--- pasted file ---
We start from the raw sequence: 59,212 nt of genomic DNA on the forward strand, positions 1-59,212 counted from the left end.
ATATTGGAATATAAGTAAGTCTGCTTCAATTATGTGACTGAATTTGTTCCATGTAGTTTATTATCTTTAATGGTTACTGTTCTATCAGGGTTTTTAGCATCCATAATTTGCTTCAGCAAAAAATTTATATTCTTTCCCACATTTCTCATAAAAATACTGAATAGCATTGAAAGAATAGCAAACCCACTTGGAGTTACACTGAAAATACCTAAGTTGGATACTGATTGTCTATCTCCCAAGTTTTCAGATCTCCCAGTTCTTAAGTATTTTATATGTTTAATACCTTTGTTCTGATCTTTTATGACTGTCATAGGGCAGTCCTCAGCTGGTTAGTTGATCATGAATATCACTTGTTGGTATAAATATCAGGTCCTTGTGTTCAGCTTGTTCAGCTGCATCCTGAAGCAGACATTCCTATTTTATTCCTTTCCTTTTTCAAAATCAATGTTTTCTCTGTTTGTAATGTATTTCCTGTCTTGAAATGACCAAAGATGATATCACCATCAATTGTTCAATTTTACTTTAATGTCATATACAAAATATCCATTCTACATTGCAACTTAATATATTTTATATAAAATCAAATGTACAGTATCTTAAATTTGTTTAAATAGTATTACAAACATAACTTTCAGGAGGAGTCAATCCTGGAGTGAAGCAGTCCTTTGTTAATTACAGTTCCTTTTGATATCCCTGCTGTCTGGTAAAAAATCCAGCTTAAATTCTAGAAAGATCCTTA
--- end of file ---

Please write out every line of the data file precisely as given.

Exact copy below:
We start from the raw sequence: 59,212 nt of genomic DNA on the forward strand, positions 1-59,212 counted from the left end.
ATATTGGAATATAAGTAAGTCTGCTTCAATTATGTGACTGAATTTGTTCCATGTAGTTTATTATCTTTAATGGTTACTGTTCTATCAGGGTTTTTAGCATCCATAATTTGCTTCAGCAAAAAATTTATATTCTTTCCCACATTTCTCATAAAAATACTGAATAGCATTGAAAGAATAGCAAACCCACTTGGAGTTACACTGAAAATACCTAAGTTGGATACTGATTGTCTATCTCCCAAGTTTTCAGATCTCCCAGTTCTTAAGTATTTTATATGTTTAATACCTTTGTTCTGATCTTTTATGACTGTCATAGGGCAGTCCTCAGCTGGTTAGTTGATCATGAATATCACTTGTTGGTATAAATATCAGGTCCTTGTGTTCAGCTTGTTCAGCTGCATCCTGAAGCAGACATTCCTATTTTATTCCTTTCCTTTTTCAAAATCAATGTTTTCTCTGTTTGTAATGTATTTCCTGTCTTGAAATGACCAAAGATGATATCACCATCAATTGTTCAATTTTACTTTAATGTCATATACAAAATATCCATTCTACATTGCAACTTAATATATTTTATATAAAATCAAATGTACAGTATCTTAAATTTGTTTAAATAGTATTACAAACATAACTTTCAGGAGGAGTCAATCCTGGAGTGAAGCAGTCCTTTGTTAATTACAGTTCCTTTTGATATCCCTGCTGTCTGGTAAAAAATCCAGCTTAAATTCTAGAAAGATCCTTA